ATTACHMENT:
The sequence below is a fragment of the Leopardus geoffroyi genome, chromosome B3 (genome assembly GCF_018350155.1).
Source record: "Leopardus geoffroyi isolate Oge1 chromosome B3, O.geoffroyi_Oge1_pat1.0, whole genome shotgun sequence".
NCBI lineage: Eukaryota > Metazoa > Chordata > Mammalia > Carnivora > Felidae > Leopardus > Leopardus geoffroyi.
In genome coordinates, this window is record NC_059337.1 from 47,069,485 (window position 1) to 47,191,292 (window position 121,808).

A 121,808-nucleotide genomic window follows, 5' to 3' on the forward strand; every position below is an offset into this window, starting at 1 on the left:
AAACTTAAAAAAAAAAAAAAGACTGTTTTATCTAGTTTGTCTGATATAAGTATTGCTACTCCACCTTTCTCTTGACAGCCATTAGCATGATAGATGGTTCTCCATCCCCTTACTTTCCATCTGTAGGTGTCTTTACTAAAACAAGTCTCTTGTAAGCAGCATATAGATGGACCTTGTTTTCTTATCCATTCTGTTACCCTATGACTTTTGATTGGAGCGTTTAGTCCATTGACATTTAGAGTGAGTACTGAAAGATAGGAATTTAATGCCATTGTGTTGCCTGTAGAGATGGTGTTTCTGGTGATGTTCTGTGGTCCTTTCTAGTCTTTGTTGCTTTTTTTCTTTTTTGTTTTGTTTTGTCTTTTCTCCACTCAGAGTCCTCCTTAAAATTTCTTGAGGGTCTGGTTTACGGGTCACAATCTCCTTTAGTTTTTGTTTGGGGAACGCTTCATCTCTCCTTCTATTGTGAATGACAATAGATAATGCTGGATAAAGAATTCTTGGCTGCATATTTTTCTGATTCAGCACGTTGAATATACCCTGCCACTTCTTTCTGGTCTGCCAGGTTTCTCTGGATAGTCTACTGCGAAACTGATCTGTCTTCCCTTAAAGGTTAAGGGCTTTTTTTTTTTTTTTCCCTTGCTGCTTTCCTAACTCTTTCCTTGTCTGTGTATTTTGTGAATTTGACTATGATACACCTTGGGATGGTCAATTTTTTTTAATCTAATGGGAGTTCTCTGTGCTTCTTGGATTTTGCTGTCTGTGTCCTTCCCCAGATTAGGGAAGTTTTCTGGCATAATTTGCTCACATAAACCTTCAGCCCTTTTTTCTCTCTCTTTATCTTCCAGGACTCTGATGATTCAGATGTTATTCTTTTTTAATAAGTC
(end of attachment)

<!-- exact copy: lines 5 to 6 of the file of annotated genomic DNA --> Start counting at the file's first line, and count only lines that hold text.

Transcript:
A 121,808-nucleotide genomic window follows, 5' to 3' on the forward strand; every position below is an offset into this window, starting at 1 on the left:
AAACTTAAAAAAAAAAAAAAGACTGTTTTATCTAGTTTGTCTGATATAAGTATTGCTACTCCACCTTTCTCTTGACAGCCATTAGCATGATAGATGGTTCTCCATCCCCTTACTTTCCATCTGTAGGTGTCTTTACTAAAACAAGTCTCTTGTAAGCAGCATATAGATGGACCTTGTTTTCTTATCCATTCTGTTACCCTATGACTTTTGATTGGAGCGTTTAGTCCATTGACATTTAGAGTGAGTACTGAAAGATAGGAATTTAATGCCATTGTGTTGCCTGTAGAGATGGTGTTTCTGGTGATGTTCTGTGGTCCTTTCTAGTCTTTGTTGCTTTTTTTCTTTTTTGTTTTGTTTTGTCTTTTCTCCACTCAGAGTCCTCCTTAAAATTTCTTGAGGGTCTGGTTTACGGGTCACAATCTCCTTTAGTTTTTGTTTGGGGAACGCTTCATCTCTCCTTCTATTGTGAATGACAATAGATAATGCTGGATAAAGAATTCTTGGCTGCATATTTTTCTGATTCAGCACGTTGAATATACCCTGCCACTTCTTTCTGGTCTGCCAGGTTTCTCTGGATAGTCTACTGCGAAACTGATCTGTCTTCCCTTAAAGGTTAAGGGCTTTTTTTTTTTTTTTCCCTTGCTGCTTTCCTAACTCTTTCCTTGTCTGTGTATTTTGTGAATTTGACTATGATACACCTTGGGATGGTCAATTTTTTTTAATCTAATGGGAGTTCTCTGTGCTTCTTGGATTTTGCTGTCTGTGTCCTTCCCCAGATTAGGGAAGTTTTCTGGCATAATTTGCTCACATAAACCTTCAGCCCTTTTTTCTCTCTCTTTATCTTCCAGGACTCTGATGATTCAGATGTTATTCTTTTTTAATAAGTC